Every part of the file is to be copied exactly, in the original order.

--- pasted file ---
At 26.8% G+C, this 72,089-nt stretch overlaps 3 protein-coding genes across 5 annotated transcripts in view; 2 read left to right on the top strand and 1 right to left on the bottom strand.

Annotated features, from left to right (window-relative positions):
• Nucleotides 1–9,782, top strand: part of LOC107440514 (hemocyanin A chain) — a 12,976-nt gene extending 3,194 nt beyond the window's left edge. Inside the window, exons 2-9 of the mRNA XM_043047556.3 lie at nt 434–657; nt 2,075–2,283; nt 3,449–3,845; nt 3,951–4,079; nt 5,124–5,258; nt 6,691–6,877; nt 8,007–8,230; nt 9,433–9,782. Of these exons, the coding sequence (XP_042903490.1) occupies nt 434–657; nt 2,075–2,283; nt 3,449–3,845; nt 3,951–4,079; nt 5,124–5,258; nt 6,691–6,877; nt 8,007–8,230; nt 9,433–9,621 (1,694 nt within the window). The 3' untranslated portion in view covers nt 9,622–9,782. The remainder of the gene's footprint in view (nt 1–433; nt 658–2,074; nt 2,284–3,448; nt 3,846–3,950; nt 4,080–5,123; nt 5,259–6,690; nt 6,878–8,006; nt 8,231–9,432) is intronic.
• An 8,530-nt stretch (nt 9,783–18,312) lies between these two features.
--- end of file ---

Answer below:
At 26.8% G+C, this 72,089-nt stretch overlaps 3 protein-coding genes across 5 annotated transcripts in view; 2 read left to right on the top strand and 1 right to left on the bottom strand.

Annotated features, from left to right (window-relative positions):
• Nucleotides 1–9,782, top strand: part of LOC107440514 (hemocyanin A chain) — a 12,976-nt gene extending 3,194 nt beyond the window's left edge. Inside the window, exons 2-9 of the mRNA XM_043047556.3 lie at nt 434–657; nt 2,075–2,283; nt 3,449–3,845; nt 3,951–4,079; nt 5,124–5,258; nt 6,691–6,877; nt 8,007–8,230; nt 9,433–9,782. Of these exons, the coding sequence (XP_042903490.1) occupies nt 434–657; nt 2,075–2,283; nt 3,449–3,845; nt 3,951–4,079; nt 5,124–5,258; nt 6,691–6,877; nt 8,007–8,230; nt 9,433–9,621 (1,694 nt within the window). The 3' untranslated portion in view covers nt 9,622–9,782. The remainder of the gene's footprint in view (nt 1–433; nt 658–2,074; nt 2,284–3,448; nt 3,846–3,950; nt 4,080–5,123; nt 5,259–6,690; nt 6,878–8,006; nt 8,231–9,432) is intronic.
• An 8,530-nt stretch (nt 9,783–18,312) lies between these two features.